By Lee Davidson
Utah's new toughest-in-the-nation drunken driving law contains a little-noticed provision that would impose a not-a-drop-of-alcohol-before-driving standard for two years on foreign immigrants who obtain driving licenses here.
"Prosecutors think it could become constitutionally problematic" because it would treat native and foreign drivers of the same age or experience differently, Will Carlson, a prosecutor for Salt Lake County speaking for prosecutors statewide, warned legislators on Wednesday.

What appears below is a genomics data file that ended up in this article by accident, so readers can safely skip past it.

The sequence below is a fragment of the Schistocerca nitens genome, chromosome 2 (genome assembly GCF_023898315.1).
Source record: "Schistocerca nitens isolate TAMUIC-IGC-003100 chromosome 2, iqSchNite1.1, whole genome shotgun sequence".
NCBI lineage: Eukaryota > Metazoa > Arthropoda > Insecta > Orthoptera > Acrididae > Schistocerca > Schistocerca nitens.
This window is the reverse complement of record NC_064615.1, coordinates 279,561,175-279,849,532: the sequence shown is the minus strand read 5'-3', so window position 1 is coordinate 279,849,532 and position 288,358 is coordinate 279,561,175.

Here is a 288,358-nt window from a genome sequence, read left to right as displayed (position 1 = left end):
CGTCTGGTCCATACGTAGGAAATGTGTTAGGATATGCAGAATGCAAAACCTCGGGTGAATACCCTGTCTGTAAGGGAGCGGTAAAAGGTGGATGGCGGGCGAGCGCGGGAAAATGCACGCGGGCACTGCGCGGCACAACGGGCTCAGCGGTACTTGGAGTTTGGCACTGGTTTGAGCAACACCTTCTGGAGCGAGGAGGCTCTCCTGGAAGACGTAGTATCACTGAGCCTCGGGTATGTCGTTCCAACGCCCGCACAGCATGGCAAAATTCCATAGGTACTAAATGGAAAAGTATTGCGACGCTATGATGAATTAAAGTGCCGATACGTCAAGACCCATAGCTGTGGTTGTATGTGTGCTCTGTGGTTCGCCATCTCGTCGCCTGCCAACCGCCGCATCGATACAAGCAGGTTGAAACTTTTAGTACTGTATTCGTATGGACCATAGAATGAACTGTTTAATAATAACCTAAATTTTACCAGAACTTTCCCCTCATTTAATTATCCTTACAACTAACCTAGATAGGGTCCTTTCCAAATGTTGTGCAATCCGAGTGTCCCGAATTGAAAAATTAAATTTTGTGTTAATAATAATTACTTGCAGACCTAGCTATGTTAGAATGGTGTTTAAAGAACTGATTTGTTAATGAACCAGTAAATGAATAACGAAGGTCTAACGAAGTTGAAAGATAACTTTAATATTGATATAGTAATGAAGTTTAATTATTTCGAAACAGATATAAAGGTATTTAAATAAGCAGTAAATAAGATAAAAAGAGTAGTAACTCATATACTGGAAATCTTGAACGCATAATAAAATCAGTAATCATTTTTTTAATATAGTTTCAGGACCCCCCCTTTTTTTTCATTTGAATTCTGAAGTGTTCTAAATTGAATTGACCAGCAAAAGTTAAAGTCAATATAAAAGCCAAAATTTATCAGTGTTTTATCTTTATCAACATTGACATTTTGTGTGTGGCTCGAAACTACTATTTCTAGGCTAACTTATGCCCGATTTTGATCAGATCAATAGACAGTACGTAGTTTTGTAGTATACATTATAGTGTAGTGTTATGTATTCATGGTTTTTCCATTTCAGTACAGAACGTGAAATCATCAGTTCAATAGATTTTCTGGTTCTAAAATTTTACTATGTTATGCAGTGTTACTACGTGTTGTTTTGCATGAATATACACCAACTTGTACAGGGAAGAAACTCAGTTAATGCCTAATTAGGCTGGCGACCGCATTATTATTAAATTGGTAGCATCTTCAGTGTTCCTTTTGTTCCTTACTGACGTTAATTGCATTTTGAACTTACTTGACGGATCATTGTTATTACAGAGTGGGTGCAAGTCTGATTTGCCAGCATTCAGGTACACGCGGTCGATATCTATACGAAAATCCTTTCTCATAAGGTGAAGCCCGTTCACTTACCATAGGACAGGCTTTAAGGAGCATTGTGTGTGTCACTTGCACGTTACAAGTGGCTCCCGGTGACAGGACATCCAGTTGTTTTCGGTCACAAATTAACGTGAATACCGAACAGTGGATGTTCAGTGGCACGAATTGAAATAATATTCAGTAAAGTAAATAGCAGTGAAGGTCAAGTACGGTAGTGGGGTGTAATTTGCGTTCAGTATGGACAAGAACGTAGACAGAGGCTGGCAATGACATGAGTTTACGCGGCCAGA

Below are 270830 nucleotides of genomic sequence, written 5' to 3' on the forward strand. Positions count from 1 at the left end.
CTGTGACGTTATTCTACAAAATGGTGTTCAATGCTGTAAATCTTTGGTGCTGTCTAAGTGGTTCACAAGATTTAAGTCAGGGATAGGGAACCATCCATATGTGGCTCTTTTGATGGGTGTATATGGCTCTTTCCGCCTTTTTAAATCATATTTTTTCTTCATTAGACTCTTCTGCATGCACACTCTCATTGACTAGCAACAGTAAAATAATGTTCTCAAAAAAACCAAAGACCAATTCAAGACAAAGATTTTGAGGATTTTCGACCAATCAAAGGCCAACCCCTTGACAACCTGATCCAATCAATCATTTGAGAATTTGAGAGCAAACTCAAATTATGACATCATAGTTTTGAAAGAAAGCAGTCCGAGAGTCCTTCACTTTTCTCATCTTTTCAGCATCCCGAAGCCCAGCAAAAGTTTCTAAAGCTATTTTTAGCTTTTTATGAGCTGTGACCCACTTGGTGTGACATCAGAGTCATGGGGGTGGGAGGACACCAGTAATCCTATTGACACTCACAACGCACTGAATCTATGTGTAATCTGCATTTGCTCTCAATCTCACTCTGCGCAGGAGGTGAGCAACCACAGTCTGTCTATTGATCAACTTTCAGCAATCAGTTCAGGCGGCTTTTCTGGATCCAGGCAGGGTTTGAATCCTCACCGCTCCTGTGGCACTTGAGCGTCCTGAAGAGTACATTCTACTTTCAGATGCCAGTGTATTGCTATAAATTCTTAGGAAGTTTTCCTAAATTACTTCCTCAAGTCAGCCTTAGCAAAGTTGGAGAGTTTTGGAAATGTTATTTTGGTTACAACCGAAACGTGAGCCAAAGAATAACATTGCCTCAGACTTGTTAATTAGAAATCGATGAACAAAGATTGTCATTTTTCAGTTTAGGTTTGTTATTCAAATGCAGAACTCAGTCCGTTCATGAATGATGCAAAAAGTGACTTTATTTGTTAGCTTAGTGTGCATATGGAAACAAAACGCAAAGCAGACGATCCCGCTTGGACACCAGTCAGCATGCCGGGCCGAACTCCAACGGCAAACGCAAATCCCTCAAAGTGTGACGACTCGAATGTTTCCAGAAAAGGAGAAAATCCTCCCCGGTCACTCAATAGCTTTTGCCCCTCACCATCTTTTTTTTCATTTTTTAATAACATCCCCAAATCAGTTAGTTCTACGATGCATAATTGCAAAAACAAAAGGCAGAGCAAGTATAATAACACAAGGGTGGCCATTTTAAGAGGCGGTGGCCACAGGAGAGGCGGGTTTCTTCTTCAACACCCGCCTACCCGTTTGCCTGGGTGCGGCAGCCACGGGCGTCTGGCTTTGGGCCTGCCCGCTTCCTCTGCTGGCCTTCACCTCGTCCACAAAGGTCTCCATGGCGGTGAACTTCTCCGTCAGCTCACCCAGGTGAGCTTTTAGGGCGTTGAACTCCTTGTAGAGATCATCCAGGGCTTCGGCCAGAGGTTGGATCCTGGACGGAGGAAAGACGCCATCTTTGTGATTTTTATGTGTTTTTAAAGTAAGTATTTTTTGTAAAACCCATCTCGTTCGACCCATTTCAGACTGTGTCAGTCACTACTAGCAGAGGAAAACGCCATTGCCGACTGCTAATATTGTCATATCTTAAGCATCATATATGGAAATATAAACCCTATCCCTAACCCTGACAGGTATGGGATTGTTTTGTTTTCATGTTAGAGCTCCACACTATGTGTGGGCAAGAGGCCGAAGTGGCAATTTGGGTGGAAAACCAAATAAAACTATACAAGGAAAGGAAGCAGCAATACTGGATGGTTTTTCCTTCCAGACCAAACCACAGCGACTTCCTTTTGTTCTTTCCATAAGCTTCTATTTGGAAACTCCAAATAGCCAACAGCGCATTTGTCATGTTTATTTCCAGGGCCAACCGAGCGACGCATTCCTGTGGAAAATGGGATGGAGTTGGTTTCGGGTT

He added that prosecutors worry "that may have unintended consequences leading into areas akin to racial or ethnic profiling in traffic enforcement."
It was listed as one of several unintended consequences of HB155, known best for making Utah the first state to lower the blood alcohol content (BAC) for when a driver is presumed to be drunk from 0.08 to 0.05.
Gov. Gary Herbert signed that bill into law, but called for it to be tweaked before it takes effect on Dec. 30, 2018 — possibly in a special session just to focus on it.